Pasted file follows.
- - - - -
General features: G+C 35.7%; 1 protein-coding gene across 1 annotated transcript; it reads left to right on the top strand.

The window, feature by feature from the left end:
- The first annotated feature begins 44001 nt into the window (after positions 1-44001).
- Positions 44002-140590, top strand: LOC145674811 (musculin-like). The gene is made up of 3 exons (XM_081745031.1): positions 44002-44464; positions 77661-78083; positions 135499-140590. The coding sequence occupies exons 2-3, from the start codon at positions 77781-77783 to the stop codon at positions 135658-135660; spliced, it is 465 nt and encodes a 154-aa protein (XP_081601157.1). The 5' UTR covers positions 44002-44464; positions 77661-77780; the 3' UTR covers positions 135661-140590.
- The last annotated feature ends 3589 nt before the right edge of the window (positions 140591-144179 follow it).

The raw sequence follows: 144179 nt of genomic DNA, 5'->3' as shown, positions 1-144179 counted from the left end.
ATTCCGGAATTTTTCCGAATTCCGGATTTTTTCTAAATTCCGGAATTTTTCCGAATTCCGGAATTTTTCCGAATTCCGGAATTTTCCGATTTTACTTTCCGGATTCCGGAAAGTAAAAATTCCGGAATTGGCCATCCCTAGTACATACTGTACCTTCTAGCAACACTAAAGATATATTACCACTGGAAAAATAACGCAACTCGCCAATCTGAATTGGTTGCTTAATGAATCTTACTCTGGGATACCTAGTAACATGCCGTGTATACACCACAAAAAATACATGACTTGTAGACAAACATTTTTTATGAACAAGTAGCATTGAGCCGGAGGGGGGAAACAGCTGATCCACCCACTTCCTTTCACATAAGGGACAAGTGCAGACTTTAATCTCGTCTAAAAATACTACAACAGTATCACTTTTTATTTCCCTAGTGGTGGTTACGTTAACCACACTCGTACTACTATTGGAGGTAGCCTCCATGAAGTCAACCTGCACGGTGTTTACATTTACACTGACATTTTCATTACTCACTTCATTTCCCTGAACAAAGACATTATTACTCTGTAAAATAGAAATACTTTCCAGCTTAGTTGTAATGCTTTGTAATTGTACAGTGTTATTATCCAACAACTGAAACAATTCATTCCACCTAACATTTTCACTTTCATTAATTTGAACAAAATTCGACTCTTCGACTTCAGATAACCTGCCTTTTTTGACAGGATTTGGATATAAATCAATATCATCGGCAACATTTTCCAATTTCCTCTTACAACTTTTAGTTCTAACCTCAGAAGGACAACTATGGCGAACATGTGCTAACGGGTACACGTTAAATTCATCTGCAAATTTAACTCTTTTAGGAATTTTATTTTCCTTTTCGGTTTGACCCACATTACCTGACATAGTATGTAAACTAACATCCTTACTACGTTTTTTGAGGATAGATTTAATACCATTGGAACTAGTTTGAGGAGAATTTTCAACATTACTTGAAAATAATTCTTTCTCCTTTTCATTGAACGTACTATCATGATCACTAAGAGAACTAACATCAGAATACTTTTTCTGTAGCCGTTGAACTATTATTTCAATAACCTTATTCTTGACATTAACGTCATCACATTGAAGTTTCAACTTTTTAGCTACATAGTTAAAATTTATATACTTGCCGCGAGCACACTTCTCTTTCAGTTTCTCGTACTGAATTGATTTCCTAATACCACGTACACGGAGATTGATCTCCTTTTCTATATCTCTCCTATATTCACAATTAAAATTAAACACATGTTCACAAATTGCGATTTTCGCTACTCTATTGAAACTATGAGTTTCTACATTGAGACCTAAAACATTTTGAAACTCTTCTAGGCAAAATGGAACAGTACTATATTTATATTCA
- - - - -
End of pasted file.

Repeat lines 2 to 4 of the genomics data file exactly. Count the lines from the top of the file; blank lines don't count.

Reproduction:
The window, feature by feature from the left end:
- The first annotated feature begins 44001 nt into the window (after positions 1-44001).
- Positions 44002-140590, top strand: LOC145674811 (musculin-like). The gene is made up of 3 exons (XM_081745031.1): positions 44002-44464; positions 77661-78083; positions 135499-140590. The coding sequence occupies exons 2-3, from the start codon at positions 77781-77783 to the stop codon at positions 135658-135660; spliced, it is 465 nt and encodes a 154-aa protein (XP_081601157.1). The 5' UTR covers positions 44002-44464; positions 77661-77780; the 3' UTR covers positions 135661-140590.